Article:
‘Killing the goose’: divorce and family businesses
We all know the old fable of killing the goose that laid the golden eggs, which warns against the dangers of excessive greed. The saying was applied by one family law judge to situations where there is a family business.
There can be a fine balancing act between protecting income generated by a business for the benefit of the family, and extracting capital to satisfy a spouse’s claim. Collaborative law can help with this.
For separating couples in this situation there can be great concern, particularly for the party who is running the business. They can fear that divorce is going to spell the end of the business, and it having to be wound up or sold to release capital, or at least a severe disruption to its profitability. However, a joint approach to the question of how to treat the business can pay dividends.
Family lawyers know that there is a great deal of uncertainty around business valuations, with two accountants often coming to very different figures as to the value of the business. The liquidity of the assets in the business will need to be taken into account and usually, if the business is providing the only income for the family, it is in everyone’s interest to ensure the business remains as healthy as possible. It may be that a valuation is necessary or at least an accountant’s report to help a couple understand what income the business can generate and what capital, if any, can be extracted and when.
An approach that can help, pioneered by the family law group, Resolution, is the process known as collaborative law. Over 1,400 lawyers in England and Wales – all Resolution members – have already received training and can offer this option to their clients. Separating couples and their lawyers all sit down together and work things out face to face, under an agreement that the divorce won’t end up in Court.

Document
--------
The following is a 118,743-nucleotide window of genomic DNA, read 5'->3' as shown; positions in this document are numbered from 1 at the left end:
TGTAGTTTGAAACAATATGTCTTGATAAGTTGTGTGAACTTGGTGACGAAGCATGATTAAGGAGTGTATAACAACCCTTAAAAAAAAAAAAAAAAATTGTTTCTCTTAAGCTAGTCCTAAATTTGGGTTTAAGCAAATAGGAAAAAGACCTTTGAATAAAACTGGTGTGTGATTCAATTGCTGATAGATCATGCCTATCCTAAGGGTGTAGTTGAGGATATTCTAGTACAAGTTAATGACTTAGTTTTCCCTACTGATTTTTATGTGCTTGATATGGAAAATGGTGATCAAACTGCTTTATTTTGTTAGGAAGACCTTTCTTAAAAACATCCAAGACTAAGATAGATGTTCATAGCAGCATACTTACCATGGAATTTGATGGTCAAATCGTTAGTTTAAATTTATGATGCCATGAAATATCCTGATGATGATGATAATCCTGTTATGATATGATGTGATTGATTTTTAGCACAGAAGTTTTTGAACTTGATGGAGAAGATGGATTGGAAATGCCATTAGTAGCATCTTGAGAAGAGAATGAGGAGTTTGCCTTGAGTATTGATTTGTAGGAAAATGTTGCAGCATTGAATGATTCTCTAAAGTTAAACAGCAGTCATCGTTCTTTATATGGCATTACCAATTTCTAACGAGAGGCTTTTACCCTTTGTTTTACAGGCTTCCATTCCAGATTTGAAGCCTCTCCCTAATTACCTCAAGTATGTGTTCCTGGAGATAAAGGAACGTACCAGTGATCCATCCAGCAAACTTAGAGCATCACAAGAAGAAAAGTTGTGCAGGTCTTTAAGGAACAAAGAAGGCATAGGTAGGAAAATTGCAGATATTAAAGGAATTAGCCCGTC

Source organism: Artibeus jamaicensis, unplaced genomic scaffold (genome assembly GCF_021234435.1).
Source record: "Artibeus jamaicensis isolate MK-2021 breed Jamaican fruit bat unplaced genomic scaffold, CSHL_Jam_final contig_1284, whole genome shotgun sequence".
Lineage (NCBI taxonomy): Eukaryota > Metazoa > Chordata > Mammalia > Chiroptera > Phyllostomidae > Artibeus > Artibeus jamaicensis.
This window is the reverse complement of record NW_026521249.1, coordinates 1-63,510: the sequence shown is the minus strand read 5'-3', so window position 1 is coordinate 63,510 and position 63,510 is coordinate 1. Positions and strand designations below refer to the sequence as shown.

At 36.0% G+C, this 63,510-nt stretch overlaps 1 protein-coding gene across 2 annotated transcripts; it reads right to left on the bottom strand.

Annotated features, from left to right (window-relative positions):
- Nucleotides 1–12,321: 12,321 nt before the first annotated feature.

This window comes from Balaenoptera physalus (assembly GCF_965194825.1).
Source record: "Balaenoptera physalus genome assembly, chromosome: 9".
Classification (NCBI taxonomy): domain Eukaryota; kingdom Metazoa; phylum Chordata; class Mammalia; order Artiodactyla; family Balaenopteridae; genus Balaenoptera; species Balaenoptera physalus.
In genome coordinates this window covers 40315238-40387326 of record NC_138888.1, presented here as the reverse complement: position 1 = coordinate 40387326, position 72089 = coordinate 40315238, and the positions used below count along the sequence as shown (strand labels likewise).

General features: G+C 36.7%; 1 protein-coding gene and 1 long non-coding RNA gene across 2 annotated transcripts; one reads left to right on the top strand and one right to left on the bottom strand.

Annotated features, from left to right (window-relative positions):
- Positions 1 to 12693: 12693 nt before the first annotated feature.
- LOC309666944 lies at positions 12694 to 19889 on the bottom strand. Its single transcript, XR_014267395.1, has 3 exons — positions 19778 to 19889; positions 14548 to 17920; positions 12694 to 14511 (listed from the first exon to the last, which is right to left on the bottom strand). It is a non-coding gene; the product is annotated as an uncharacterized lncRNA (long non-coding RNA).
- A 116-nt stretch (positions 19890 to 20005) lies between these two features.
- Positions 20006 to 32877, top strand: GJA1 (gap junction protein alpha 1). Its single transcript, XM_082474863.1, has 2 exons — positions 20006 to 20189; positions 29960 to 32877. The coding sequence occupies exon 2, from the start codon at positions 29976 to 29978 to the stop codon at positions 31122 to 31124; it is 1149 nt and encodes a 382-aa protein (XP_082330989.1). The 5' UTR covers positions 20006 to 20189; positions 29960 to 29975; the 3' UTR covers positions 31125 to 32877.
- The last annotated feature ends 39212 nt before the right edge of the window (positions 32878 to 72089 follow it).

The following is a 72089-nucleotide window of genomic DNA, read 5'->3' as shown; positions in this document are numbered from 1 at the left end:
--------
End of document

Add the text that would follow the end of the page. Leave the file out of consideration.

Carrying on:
Michael and Sarah separated after a long marriage of 20 years during which time Michael had built up his own small manufacturing business. “I was worried that, due to the divorce, I was going to lose everything I had worked for, for so long. However, I knew that, at heart, Sarah was a reasonable woman who understood the need to keep the business afloat to provide us both, and the children, with income in the future. We both also very much wanted to ensure that the divorce was ‘tailored’ to recognise our concerns about the business, rather than imposing a ‘one size fits all’ solution. We liked the idea of sitting around a table with our lawyers and working it out between us rather than risking having a judge, who might not have the time to properly understand our business, deciding things for us.”
“I won’t pretend that the collaborative process was always easy, and Sarah and I had to have some very frank discussions about what could and could not be afforded in terms of extracting value from the business. However, we both benefited from jointly instructing an accountant who was also trained in the collaborative process to assist with working out what was realistic in the circumstances.”
The collaborative process can provide a real alternative for couples who want to find a solution which takes account of their individual circumstances. It takes commitment and time, but for some people is the ideal way to manage what could otherwise be an impossible situation.
For more information about collaborative law or to contact a collaborative lawyer, log on to www.resolution.org.uk or contact Michelle Uppal at Miles & Partners Solicitors on 020 7426 0400 or email email@example.com.
The contents of this article are for the purposes of general awareness only. They do not purport to constitute legal or professional advice. The law may have changed since this article was published. Readers should not act on the basis of the information included and should take appropriate professional advice upon their own particular circumstances.